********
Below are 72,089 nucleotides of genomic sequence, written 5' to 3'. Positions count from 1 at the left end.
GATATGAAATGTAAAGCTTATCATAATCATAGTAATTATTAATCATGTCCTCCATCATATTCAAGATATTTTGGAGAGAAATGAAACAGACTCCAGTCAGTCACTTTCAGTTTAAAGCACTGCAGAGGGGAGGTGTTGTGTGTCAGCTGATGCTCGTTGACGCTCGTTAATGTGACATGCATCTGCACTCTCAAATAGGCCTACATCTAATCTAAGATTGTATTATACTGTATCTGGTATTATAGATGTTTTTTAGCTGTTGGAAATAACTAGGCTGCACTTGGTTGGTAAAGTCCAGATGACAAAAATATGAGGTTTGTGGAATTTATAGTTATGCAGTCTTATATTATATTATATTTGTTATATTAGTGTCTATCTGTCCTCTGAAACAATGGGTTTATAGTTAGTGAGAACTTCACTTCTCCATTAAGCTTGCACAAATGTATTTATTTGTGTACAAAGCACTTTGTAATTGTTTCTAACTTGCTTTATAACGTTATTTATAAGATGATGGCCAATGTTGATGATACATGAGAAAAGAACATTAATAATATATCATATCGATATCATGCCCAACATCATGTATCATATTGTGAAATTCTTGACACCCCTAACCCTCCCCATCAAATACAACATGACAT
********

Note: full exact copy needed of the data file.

Below are 72,089 nucleotides of genomic sequence, written 5' to 3'. Positions count from 1 at the left end.
GATATGAAATGTAAAGCTTATCATAATCATAGTAATTATTAATCATGTCCTCCATCATATTCAAGATATTTTGGAGAGAAATGAAACAGACTCCAGTCAGTCACTTTCAGTTTAAAGCACTGCAGAGGGGAGGTGTTGTGTGTCAGCTGATGCTCGTTGACGCTCGTTAATGTGACATGCATCTGCACTCTCAAATAGGCCTACATCTAATCTAAGATTGTATTATACTGTATCTGGTATTATAGATGTTTTTTAGCTGTTGGAAATAACTAGGCTGCACTTGGTTGGTAAAGTCCAGATGACAAAAATATGAGGTTTGTGGAATTTATAGTTATGCAGTCTTATATTATATTATATTTGTTATATTAGTGTCTATCTGTCCTCTGAAACAATGGGTTTATAGTTAGTGAGAACTTCACTTCTCCATTAAGCTTGCACAAATGTATTTATTTGTGTACAAAGCACTTTGTAATTGTTTCTAACTTGCTTTATAACGTTATTTATAAGATGATGGCCAATGTTGATGATACATGAGAAAAGAACATTAATAATATATCATATCGATATCATGCCCAACATCATGTATCATATTGTGAAATTCTTGACACCCCTAACCCTCCCCATCAAATACAACATGACAT